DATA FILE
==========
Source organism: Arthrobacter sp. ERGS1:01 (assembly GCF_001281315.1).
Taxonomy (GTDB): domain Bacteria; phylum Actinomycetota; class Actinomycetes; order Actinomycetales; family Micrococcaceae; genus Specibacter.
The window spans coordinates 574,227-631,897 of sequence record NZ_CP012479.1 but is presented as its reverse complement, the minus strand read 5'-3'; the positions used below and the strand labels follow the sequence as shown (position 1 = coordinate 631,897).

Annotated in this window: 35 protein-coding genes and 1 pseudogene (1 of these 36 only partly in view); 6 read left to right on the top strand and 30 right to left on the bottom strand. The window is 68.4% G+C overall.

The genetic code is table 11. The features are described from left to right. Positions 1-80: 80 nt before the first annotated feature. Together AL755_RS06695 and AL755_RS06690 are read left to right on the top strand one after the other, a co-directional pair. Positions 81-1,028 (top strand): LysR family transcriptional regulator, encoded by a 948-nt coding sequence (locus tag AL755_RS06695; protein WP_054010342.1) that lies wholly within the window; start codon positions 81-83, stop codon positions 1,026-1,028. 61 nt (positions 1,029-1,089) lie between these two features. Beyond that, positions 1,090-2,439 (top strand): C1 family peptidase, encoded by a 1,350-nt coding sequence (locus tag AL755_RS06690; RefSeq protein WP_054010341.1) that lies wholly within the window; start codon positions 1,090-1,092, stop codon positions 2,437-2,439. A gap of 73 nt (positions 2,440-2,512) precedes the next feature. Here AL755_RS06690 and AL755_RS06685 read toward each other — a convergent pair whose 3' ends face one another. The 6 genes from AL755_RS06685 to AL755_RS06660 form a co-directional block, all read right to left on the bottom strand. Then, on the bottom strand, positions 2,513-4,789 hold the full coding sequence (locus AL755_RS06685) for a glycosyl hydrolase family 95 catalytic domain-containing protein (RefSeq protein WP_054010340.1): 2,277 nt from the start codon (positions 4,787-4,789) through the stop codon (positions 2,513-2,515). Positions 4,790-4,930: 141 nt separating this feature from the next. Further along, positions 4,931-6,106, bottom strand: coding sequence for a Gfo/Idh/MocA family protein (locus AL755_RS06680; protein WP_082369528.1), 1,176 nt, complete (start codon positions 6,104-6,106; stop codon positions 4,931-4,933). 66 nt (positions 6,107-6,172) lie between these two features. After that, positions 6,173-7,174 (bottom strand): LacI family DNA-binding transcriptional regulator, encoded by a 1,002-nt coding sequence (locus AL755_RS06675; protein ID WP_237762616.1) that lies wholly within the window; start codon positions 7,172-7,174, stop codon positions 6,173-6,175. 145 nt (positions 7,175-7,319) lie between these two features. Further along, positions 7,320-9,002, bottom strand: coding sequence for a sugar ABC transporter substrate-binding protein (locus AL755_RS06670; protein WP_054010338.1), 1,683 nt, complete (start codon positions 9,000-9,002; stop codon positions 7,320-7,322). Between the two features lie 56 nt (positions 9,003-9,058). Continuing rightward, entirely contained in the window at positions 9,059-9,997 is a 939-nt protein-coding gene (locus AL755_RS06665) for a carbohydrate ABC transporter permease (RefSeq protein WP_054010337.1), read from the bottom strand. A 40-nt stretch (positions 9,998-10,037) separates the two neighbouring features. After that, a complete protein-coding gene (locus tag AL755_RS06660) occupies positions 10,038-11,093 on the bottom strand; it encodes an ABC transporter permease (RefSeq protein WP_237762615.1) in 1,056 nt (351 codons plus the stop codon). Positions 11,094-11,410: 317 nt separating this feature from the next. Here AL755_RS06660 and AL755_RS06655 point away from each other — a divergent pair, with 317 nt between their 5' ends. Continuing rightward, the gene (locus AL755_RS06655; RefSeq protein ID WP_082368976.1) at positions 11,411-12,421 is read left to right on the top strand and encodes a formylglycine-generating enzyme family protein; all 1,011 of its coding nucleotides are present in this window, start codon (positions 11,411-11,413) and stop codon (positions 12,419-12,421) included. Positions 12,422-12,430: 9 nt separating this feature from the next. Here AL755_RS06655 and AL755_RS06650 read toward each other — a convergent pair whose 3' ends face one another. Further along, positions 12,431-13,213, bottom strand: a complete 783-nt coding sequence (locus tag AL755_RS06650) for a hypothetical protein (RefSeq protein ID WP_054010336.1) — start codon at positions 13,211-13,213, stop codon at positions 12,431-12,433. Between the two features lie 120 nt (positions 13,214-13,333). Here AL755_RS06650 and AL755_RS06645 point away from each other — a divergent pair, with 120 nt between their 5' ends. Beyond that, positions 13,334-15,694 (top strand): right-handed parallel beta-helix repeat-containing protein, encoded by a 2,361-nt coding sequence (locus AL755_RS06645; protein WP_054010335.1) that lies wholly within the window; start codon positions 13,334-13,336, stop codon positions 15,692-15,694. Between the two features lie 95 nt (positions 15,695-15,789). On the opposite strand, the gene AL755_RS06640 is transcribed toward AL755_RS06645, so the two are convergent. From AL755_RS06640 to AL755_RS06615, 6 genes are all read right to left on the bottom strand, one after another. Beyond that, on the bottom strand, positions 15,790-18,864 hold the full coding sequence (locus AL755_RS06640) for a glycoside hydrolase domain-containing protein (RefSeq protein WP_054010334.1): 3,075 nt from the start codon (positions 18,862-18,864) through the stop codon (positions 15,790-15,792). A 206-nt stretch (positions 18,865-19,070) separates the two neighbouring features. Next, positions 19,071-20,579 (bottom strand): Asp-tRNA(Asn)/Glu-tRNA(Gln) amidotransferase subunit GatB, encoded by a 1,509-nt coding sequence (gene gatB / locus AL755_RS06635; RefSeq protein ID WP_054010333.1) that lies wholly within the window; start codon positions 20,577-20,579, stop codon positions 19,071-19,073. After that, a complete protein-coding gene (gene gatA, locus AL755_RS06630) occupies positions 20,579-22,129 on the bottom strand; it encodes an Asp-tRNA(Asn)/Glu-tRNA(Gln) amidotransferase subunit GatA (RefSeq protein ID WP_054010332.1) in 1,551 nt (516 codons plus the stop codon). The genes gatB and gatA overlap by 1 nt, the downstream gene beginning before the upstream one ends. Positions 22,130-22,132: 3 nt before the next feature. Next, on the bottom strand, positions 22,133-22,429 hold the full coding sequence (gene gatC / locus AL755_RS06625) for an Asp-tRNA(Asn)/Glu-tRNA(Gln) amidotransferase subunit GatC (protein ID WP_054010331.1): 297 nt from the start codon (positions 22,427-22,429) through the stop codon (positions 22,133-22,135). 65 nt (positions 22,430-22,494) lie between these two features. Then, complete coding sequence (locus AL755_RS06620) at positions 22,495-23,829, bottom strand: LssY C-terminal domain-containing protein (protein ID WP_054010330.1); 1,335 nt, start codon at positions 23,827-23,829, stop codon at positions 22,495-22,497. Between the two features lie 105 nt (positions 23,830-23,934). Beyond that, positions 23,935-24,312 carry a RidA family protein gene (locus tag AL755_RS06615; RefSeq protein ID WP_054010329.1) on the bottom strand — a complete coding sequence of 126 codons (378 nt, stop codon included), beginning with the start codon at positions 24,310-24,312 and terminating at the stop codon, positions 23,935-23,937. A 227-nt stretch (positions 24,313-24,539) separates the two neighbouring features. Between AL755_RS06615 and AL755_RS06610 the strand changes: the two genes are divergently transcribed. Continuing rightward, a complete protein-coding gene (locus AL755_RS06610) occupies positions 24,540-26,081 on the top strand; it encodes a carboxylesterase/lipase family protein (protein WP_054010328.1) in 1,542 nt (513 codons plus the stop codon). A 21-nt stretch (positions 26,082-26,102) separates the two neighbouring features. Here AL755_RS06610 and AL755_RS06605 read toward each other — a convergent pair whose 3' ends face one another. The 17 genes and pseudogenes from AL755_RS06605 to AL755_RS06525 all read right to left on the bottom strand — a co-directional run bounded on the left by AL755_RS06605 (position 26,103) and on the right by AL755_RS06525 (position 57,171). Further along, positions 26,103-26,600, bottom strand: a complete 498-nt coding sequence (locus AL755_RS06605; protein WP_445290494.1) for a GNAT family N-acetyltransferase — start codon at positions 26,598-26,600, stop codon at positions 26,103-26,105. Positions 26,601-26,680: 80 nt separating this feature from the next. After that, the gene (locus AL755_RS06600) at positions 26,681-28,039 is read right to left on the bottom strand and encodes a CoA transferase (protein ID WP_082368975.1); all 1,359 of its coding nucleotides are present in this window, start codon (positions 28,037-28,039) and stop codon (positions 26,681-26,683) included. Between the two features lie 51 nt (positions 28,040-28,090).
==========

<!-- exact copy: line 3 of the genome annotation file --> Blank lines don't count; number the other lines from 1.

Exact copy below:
The window spans coordinates 574,227-631,897 of sequence record NZ_CP012479.1 but is presented as its reverse complement, the minus strand read 5'-3'; the positions used below and the strand labels follow the sequence as shown (position 1 = coordinate 631,897).